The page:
Marie Okudah would have loved to see the highlights from her son as he grew into a star in the Ohio State secondary and one of the best cornerbacks in college football.

It’s certain she would have had a few to choose from this season.

There was his career first interception in September against Miami University, when he dove to snag an overthrown pass before it hit the turf. Or the following week at Nebraska, when he intercepted two more in acrobatic fashion.

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Several years ago, as Jeff Okudah emerged as a standout cornerback in high school in Grand Prairie, Texas, between Dallas and Fort Worth, she viewed every big play.

Okudah noticed her gazing in front of a computer at their home. She found YouTube clips and read articles about his latest performances on Friday nights. There was glowing praise for the blue-chip recruit.

“She felt like she was there in a way,” Okudah said.

At times, she was not. She had lymphoma. Okudah was a toddler when she was first diagnosed with the cancer. It could leave her exhausted and required trips to the hospital. An aunt, Jane Obodo, often ushered Okudah to his high school games and sat in the stands to root for him.

The highlights and clippings offered respite. Marie never much cared for football. The sport was too violent. She preferred watching soccer, especially the Nigerian national team. But these were moments for a mother’s pride to swell over a child's success.

“When you're sick, you don't have a lot of happy moments,” Okudah said.

The routine ended as Jeff reached Ohio State in January of 2017. Six days after he arrived on campus as an early-enrollee freshman, Marie died.

“It was tough because I was far away,” Okudah said. “Not that it really mattered, but I was so far away and I couldn’t do anything about it. For me, I never dealt with anyone passing away. So for the first one to be your mom, it kind of hits differently.”

The following months encapsulated his toughest semester at the school, he said. Along with the grief, he adjusted to a new locker room, a new playbook and a college course load.

Comfort came from friends.

During his recruitment, he had met running back J.K. Dobbins and linebacker Baron Browning, fellow Texas natives who enrolled early with him. Dobbins told him about coping with the death of his father who died when he was 15.

“After that, me and him were attached at the hip,” Okudah said. He roomed with quarterback Tate Martell, a “really good dude” who later transferred. When Okudah returned home to attend his mother’s funeral, Browning joined him.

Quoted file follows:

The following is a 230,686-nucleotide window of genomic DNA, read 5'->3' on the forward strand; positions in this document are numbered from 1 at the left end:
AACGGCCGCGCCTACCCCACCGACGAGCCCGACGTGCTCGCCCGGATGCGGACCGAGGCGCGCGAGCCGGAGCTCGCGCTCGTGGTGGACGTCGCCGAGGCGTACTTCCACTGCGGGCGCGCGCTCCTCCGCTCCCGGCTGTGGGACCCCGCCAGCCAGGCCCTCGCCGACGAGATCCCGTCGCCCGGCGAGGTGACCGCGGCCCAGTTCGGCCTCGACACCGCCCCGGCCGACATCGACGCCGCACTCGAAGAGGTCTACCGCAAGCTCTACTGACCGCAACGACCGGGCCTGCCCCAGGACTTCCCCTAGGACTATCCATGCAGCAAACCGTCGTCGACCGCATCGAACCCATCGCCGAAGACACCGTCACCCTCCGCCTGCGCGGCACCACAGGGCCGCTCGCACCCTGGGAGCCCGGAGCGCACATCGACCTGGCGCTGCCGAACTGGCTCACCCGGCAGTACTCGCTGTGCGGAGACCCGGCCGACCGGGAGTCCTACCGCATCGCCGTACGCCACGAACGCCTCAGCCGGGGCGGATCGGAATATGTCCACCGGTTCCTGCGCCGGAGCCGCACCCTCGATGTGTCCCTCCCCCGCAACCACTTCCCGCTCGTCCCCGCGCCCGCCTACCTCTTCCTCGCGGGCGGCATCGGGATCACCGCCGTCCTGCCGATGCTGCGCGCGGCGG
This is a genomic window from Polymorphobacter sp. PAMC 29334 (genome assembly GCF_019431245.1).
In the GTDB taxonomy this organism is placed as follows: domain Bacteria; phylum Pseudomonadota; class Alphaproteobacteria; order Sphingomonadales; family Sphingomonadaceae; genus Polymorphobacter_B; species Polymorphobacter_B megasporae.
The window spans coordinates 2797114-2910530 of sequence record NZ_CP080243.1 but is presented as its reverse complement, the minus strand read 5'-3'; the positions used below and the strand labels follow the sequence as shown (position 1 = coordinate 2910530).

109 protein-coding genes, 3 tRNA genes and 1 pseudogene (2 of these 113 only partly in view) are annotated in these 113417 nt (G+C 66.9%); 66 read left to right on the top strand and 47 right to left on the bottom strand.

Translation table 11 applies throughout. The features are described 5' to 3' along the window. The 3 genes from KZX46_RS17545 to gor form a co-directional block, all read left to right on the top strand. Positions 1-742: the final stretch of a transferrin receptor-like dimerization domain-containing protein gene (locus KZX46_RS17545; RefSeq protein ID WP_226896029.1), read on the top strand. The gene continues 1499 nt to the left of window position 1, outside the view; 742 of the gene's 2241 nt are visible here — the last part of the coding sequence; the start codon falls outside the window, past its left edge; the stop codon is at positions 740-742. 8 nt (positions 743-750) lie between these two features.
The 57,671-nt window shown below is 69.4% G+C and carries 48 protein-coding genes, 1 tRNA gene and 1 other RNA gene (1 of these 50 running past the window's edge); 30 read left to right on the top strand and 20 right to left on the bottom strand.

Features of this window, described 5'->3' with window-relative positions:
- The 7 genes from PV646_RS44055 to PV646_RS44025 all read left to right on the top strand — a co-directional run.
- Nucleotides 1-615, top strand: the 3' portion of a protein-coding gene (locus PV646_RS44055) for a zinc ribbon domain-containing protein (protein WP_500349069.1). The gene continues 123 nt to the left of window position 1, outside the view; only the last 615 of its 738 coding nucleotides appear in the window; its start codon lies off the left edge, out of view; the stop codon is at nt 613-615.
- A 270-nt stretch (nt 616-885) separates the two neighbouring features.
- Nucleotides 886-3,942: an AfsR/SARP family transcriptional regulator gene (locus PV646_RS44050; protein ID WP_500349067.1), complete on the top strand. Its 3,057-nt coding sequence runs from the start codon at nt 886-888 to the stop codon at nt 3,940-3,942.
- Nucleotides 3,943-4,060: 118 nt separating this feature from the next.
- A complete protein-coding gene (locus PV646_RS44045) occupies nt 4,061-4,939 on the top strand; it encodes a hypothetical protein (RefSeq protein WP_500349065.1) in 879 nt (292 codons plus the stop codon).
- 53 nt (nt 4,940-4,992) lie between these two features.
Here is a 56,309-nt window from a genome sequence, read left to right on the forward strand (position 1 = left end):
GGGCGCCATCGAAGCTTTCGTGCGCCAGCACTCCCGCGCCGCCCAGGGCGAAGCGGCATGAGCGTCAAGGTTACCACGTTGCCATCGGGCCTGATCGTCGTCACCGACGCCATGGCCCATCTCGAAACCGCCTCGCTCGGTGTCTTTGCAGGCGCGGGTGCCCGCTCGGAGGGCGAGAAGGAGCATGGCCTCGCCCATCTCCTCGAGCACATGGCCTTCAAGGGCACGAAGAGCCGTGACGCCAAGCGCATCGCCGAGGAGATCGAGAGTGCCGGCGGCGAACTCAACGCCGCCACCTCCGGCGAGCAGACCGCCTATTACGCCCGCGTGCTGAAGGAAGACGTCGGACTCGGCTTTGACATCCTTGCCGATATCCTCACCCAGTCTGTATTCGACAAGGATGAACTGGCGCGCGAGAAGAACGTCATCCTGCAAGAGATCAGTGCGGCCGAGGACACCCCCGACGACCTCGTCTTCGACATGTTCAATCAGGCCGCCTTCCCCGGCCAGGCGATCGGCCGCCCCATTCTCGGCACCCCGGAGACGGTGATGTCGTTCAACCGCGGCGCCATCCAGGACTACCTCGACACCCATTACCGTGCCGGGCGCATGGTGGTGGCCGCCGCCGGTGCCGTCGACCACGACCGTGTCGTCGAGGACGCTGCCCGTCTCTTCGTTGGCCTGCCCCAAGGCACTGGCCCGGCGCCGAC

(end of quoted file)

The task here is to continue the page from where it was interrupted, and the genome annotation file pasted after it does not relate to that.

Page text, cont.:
“We all just looked after each other,” Okudah said.

He thought about advice from Greg Schiano, then the Buckeyes’ defensive coordinator who recruited him and persuaded him to pick a school 1,000 miles from his home state. Other schools, such as Oklahoma, were closer.

“He told me, ‘I know you've gone through a lot of things, a lot of tough times in your life, it's time to take a turn for the better. If you come here, you can start that turn,’” Okudah said. “That hit home for me.”

Okudah saw a future, a program producing a prodigious number of NFL draft picks. In the spring before he joined the Buckeyes, he saw Eli Apple, also a cornerback, picked No. 10 overall. Seven former Ohio State players went in the first two rounds, tying a record.

Many draft analysts project Okudah to join their company, possibly picked toward the top of the first round in April if he bypasses his senior season.

It would follow a breakout stretch this fall, which continued Monday when he was named one of the three finalists for the Jim Thorpe Award as the nation’s top defensive back. Along with three interceptions, he has four pass breakups this season.

Jeff Hafley, the Buckeyes’ first-year defensive co-coordinator and secondary coach who was coincidentally a former assistant with Schiano at Rutgers, has praised his coverage ability, as well as his focus to all areas for improvement.

“The best thing I could say about Jeff, and this is the truth, is he gets better every single week,” Hafley said. “He does stuff at practice, every single day that he looks better at. He just absorbs everything. And that's fundamentals, technique, that's scheme, that's reading routes, it's understanding zone concepts, it's understanding leverage and man, it's understanding stacks and bunches.

“He's always in my office, he's always texting me questions. The mental aspect of his game has grown so much. The physical aspect has grown so much.”

Often, his mother remains at the forefront of his mind.

It was less than a half-hour in September after Ohio State ended its rout of Miami, the moment of his first interception, when Jeff grabbed his iPhone and tweeted, “Mom is looking down smiling right about now! All GOOD.”

“Everything that happens with me, she's just watching over me, letting it happen,” he said. “With that interception, it's like it’s time, it's time to make your mark on the college football scene.”

Okudah keeps her closest with a black bracelet worn on his wrist. In teal letters, it’s scripted with, “RIP MOM.” His older sister wears one, too. The opposite side reveals a Bible verse, Revelation 21:6: “He said to me: ‘It is done. I am the Alpha and the Omega, the Beginning and the End. To the thirsty I will give water without cost from the spring of the water of life.’”

It carries deep significance for him.

“It talks about in heaven, there's going to be no pain,” Okudah said. “You don’t have to worry about all the sickness and stuff like that because you're gone to the next life. It's more joyous things.”

In his own way this fall, on football fields stretching across the Big Ten, he’s still left her with highlights, moments of joy.

jkaufman@dispatch.com

@joeyrkaufman